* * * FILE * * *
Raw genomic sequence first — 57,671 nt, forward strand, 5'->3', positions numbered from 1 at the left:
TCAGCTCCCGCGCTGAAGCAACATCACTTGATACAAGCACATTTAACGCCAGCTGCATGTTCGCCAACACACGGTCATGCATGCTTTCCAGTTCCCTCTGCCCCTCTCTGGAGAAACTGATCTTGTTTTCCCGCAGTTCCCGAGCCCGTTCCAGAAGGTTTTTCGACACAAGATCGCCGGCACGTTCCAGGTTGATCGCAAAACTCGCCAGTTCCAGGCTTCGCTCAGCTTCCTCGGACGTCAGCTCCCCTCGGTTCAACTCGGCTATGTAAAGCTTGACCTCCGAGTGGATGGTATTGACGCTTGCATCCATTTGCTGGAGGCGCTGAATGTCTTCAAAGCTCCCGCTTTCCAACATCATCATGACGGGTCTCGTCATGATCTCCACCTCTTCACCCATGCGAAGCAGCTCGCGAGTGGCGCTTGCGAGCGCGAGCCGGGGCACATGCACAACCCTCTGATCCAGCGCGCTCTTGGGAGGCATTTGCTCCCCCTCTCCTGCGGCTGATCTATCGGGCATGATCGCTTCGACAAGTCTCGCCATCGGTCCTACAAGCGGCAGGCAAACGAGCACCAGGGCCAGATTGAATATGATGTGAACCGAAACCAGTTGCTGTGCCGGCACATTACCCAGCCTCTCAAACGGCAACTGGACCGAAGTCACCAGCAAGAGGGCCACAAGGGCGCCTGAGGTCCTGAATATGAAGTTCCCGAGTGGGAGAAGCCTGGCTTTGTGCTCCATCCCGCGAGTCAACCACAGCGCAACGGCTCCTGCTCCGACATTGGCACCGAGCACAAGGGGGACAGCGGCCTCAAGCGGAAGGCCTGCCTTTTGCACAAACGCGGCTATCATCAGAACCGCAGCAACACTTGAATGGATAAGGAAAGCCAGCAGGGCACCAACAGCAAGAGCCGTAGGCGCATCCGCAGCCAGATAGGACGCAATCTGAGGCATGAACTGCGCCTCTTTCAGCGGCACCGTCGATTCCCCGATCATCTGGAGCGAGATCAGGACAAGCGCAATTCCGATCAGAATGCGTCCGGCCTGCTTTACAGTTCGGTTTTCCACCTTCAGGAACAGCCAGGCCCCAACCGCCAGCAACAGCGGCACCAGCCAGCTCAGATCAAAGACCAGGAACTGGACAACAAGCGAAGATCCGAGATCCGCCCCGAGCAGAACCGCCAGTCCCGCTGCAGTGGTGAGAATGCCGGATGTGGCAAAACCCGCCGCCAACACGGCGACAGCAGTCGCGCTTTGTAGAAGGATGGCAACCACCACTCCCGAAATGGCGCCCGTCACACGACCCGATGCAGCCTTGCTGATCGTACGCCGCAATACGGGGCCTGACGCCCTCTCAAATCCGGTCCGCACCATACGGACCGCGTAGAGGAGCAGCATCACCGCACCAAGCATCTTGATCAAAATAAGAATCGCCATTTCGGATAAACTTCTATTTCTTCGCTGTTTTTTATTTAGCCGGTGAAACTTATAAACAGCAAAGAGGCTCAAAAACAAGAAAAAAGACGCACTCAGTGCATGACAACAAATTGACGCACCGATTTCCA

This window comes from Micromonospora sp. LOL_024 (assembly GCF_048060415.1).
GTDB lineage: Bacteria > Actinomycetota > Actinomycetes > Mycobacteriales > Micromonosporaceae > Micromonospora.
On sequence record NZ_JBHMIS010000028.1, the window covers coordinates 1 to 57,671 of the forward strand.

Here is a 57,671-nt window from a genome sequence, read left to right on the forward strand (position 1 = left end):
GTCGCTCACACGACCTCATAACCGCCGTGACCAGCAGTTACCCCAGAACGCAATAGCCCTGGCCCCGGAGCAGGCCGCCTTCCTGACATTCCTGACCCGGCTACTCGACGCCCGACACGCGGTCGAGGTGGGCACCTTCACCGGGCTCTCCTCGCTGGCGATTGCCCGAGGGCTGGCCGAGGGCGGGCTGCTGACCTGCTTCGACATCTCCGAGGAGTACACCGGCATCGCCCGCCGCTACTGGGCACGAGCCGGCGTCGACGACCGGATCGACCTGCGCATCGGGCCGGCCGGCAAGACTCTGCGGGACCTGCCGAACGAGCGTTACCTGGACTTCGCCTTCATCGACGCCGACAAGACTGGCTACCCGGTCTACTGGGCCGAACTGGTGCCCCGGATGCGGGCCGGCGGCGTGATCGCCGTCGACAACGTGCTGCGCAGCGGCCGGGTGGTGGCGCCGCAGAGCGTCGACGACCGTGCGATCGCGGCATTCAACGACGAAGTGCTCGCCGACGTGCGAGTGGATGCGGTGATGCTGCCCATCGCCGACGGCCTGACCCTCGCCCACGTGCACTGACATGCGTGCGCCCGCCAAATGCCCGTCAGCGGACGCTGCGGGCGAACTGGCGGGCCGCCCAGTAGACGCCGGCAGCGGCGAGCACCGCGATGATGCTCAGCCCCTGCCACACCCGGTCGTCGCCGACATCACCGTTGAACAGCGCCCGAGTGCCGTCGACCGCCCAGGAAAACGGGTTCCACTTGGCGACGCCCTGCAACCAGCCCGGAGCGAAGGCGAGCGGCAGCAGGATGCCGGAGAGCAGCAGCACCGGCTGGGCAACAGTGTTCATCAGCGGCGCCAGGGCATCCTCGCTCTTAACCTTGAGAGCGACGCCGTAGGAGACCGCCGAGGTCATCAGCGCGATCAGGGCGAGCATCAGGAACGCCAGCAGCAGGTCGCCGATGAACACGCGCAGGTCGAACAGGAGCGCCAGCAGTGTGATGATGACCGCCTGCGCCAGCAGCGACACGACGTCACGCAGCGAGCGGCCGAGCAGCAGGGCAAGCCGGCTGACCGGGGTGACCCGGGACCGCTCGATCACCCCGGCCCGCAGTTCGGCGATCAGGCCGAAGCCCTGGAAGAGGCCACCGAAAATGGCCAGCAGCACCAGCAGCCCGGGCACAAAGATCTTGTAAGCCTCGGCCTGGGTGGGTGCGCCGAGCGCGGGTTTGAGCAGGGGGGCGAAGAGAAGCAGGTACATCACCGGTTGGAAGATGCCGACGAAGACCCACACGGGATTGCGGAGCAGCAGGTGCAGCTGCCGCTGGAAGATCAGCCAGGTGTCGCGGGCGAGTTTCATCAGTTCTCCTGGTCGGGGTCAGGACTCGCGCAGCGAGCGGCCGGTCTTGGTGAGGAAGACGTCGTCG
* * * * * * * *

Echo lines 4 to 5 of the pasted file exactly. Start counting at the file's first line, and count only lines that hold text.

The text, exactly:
GTDB lineage: Bacteria > Actinomycetota > Actinomycetes > Mycobacteriales > Micromonosporaceae > Micromonospora.
On sequence record NZ_JBHMIS010000028.1, the window covers coordinates 1 to 57,671 of the forward strand.